“Maybe the difference is that the military cover more than half of the main town and are helping the police maintain peace and order." 

This martial law is, he says, “at least from my experience of it, largely only in name. Military visibility is poor, and I don't know if security measures like curfews and checkpoints are being implemented based on intelligence or the whim of local leadership—it certainly looks arbitrary to me.”

We can’t simply say the impact of martial law has just one specific result, either. The results vary by area: Sulu, for example, is a place where a strong military presence has been around for years because of the crackdown on Abu Sayyaf bandits. Omar said “it has been a norm for us that we see more military personnel around. Regardless if it’s martial law or not.” 

Omar adds, “Maybe the difference is that the military cover more than half of the main town and are helping the police maintain peace and order. There are also foot patrols from the Philippine Army around (Jolo) daily, which the town did not have before.” 

According to him, “there are also certain cases in the outskirts of the main town where certain people get apprehended by the military in known conflict areas, but they are later turned over to the local officials after their identities are verified.” This has resulted in many vocal protests by human rights groups, both in Mindanao and in the capital.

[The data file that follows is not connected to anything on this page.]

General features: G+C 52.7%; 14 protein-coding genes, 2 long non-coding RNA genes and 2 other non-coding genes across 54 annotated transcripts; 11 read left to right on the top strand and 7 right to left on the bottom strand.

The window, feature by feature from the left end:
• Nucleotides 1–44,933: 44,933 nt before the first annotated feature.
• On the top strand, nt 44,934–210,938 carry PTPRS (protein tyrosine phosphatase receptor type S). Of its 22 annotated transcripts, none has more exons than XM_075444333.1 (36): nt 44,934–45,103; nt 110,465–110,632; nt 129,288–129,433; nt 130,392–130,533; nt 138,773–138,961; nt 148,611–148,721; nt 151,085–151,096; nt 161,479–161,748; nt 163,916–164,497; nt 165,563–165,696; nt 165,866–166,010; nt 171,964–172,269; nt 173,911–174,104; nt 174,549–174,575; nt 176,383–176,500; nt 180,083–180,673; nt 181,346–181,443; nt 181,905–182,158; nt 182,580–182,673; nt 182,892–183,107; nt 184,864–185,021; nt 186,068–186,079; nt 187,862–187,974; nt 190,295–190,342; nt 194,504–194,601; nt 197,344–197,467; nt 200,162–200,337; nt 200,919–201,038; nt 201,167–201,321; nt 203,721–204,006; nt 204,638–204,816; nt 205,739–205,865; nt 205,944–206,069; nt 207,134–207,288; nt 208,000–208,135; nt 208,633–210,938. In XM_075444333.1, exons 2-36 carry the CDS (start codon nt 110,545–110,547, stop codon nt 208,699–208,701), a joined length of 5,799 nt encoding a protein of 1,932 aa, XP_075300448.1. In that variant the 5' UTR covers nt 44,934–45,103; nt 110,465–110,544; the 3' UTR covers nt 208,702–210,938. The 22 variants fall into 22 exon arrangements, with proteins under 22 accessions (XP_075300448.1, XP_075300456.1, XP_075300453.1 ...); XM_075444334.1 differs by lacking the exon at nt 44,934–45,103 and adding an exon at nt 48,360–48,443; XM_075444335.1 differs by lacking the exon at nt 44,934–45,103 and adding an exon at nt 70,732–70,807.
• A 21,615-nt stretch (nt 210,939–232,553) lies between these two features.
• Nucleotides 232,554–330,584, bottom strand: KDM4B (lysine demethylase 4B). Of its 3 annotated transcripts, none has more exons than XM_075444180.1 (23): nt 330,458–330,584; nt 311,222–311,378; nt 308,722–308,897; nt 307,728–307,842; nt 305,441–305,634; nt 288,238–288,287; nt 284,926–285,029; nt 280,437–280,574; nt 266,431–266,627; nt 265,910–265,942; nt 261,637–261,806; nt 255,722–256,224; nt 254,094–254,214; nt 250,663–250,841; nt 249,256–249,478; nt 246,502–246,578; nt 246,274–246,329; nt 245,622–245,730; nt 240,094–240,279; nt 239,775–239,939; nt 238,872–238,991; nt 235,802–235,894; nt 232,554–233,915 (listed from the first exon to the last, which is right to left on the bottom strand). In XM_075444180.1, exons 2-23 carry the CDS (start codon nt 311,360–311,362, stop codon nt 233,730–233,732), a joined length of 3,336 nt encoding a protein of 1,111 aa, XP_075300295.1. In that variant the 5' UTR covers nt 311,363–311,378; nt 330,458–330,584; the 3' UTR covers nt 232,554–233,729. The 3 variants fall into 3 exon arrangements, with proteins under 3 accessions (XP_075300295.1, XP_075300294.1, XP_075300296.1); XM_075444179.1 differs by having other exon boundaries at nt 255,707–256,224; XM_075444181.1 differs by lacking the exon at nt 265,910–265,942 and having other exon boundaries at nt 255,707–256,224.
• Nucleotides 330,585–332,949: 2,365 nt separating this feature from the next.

While there is, indeed, a stronger military presence in some areas of Mindanao, David notes that the military “continue to lack nuance in [their] dealings with communities in insurgent-hit locales.” 

“I think martial law, if done right, is the right solution...but we need to know more what is going on because it looks like nothing is happening.”

ILLUSTRATOR: Jasrelle Serrano

Martial Law is Not 'Politically Attractive'

Whatever else can be said of martial law in Mindanao now, it is not a topic that is politically attractive right now. 

David observes that this is particularly true “with the Manobo in Agusan, where the military often fails to realize that the Manobo are caught in the crossfire. I have yet to hear major politicians talk about that. We need tough, but nuanced action on insurgency and extremism. Nuance makes for boring politics, I guess.”

The curfew imposed under this martial law is more lenient than the existing curfews martial law overwrote, too. Omar said “almost all of the establishments close at around 6 to 7 PM” now that martial law is in effect. Before martial law was implemented, however, he says that the areas also had curfews: those curfews, according to him, were set at 9 PM  and are now set for 10:00 PM “Exceptions apply to those working at night, like the medical staff of the local hospitals and clinics that operate 24/7” as well as “other people who needs to go out during curfew, as long they have valid IDs with them and valid reasons to be out.”


Understand that Mindanao was, up to recently, a place of warlords with private armies and rido, or blood feuds. Besides the terrorist threats Mindanaoans have to face, they have these peace and order problems, too. Mindanao folk expected martial law would help curb or eliminate these problems, as well as deal with the threat of terrorism. 

Warlords in a Time of Peace